Thursday, January 26, 2017

Getting Principled

I've been reading the new edition of Apocalypse World, which is way outside of the D&D and OSR type games that I usually play. I like a lot about it, but want to focus on one area in particular. AW has a list of principles that the Master of Ceremonies (that's what AW calls the referee) is supposed to follow when running the game. They're a bullet point list of ideas - "Barf forth apocalyptica", "Look through crosshairs", "Ask provocative questions and build on the answers," "Respond with fuckery and intermittent rewards", and several others.

While the particular principles of Apocalypse World are idiosyncratic to that game, I think the broad idea of making such a list is sound. When GMing, it's easy to get lost in a back-and-forth of things, and a bullet list of ideas is a good reminder of what you want to do and how you want your game to run. This is a first draft of my own set of ideas on how I run and things I'd like to make sure I do when I run D&D.

  • Make a balanced world, and then throw off-kilter weirdness into it.
This is important to me because weirdness stands out better against a more prosaic backdrop than in a sea of unending oddity. But it's not just a sea of bland, it's interrupted in real and strange ways.

  • The hidden parts of the world contain danger and wonder, often side by side.
This is why I like OSR style gaming. You find amazing stuff sometimes, but either it's trying to kill you or its owner is.

  • Don't go out of your way to kill PCs or to save them.
I place a high value on fairness, which is the only way to be a referee in a world that has real danger and the possibility of death.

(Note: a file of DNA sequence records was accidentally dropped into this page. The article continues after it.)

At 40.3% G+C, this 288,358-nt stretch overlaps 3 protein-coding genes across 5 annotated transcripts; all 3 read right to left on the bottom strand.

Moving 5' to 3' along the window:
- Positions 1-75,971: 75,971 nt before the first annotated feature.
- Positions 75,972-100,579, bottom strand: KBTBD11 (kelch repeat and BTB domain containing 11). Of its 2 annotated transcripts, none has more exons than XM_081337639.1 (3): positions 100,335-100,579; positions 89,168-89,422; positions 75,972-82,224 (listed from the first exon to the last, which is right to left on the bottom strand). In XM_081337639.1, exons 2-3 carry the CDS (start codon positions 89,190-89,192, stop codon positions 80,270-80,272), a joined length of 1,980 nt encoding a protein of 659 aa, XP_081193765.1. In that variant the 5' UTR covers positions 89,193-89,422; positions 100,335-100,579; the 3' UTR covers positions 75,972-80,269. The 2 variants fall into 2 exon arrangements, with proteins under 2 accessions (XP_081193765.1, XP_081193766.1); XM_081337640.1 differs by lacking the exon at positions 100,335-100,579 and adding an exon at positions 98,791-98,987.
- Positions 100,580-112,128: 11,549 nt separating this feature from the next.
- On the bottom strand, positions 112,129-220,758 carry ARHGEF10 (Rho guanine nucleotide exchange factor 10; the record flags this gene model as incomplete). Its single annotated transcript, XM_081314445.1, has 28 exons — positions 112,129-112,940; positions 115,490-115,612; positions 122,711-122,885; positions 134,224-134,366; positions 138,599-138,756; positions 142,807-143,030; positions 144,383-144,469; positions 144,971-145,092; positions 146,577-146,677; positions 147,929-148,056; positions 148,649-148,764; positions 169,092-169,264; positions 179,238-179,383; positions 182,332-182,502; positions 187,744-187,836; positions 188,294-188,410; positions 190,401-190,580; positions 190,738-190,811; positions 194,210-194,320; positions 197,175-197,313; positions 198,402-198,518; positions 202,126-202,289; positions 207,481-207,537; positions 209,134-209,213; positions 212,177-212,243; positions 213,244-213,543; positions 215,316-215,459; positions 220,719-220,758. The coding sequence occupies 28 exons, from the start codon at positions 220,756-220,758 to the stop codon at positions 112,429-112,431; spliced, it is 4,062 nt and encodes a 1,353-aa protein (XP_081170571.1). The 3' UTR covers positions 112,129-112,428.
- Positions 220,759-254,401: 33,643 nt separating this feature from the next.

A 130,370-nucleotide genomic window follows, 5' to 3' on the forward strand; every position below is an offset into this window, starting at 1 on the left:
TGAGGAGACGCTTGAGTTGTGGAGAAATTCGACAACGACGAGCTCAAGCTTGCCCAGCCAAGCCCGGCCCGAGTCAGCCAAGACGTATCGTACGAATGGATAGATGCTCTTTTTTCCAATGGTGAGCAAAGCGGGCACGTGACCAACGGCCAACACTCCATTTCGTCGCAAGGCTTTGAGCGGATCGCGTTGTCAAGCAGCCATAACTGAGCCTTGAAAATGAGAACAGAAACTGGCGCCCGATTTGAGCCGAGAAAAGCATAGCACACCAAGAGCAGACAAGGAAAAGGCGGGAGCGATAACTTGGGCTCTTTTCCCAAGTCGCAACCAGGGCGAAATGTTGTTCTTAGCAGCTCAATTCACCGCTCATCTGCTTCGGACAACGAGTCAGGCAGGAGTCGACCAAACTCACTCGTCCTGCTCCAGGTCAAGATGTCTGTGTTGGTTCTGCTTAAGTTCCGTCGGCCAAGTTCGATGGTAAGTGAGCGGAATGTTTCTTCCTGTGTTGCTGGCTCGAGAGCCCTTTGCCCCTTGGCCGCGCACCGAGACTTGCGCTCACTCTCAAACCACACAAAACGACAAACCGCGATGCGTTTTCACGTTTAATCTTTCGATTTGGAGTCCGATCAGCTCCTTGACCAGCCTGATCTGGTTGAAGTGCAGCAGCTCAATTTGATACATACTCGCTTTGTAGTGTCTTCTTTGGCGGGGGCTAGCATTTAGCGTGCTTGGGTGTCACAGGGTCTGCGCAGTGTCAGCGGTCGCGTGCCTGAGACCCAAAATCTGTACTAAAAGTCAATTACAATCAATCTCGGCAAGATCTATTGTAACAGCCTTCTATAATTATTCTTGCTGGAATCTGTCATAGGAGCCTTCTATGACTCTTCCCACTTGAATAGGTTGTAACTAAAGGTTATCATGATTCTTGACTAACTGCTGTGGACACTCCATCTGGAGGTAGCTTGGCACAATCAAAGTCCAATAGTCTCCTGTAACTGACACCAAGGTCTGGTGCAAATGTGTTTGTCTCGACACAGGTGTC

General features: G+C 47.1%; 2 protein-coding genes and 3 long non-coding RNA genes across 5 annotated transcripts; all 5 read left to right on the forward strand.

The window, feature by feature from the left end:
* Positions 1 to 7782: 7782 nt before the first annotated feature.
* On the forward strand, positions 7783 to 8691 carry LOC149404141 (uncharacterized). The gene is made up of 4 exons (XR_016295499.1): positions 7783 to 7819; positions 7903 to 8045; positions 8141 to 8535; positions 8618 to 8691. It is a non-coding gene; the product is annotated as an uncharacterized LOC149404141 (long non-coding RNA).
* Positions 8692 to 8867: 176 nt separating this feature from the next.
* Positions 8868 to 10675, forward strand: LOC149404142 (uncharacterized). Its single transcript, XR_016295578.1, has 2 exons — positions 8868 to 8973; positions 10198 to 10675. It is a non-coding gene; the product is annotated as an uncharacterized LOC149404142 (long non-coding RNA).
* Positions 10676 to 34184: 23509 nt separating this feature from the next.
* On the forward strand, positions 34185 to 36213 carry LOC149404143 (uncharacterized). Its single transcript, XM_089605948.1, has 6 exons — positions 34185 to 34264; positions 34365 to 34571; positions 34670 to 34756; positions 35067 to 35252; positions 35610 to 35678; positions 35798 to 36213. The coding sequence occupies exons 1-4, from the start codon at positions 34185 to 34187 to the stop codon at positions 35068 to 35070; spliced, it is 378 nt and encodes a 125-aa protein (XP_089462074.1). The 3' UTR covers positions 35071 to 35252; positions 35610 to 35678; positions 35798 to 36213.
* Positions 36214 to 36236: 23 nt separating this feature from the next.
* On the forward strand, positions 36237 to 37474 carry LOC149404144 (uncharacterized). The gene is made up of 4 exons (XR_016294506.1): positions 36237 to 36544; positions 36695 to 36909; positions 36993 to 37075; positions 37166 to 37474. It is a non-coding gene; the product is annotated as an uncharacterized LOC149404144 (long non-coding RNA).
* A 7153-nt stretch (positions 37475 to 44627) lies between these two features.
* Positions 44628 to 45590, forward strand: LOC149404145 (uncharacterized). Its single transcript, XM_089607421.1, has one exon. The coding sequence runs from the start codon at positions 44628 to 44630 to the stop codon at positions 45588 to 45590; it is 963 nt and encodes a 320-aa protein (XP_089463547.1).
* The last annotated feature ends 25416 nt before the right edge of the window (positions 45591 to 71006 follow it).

• Don't fall in love with your own creations.
A puzzle, trap, or monster might go totally missed, or take 2 minutes to solve. Don't worry about your special piece as long as everybody has fun.

  • When it drags, drop a clue or up the stakes
When players spend too much time debating what to do next, either give them an extra factor to help them decide, or have someone show up with a crossbow.

  • The world goes on when the PCs aren't there
Things should happen when PCs leave an adventure site, a town, or any area for a period of time. Monsters build defenses, people leave or change, factions make and break alliances.

  • Run with good ideas from the players
Whether it's a misinterpretation or an addition or just a stray thought, when players bring up something excellent, always go with it.

  • Always offer meaningful choices
No quantum ogres. Have at least two viable options open to the PCs, and a reason to choose or not choose at least one of them..

  • When in doubt, roll on some kind of table.
I always try to have multiple books with tables so I can roll something up on the fly. It's hard to do improv straight from your own head and I should probably do more of just rolling on a table to throw something at the players.

If you've read this far, I'd be interested to read your own list of principles for games you run.


  1. "When in doubt, roll on some kind of table." This is my thing! In PbtA, traditionally at least, GMs don't roll dice at all, so this definitely isn't a principle for those games. But if there's a shtick that I have as a GM, it's random rolling. What loot to grant? Roll it. How long till the guards get here? Roll it. What's the weather like? Roll it.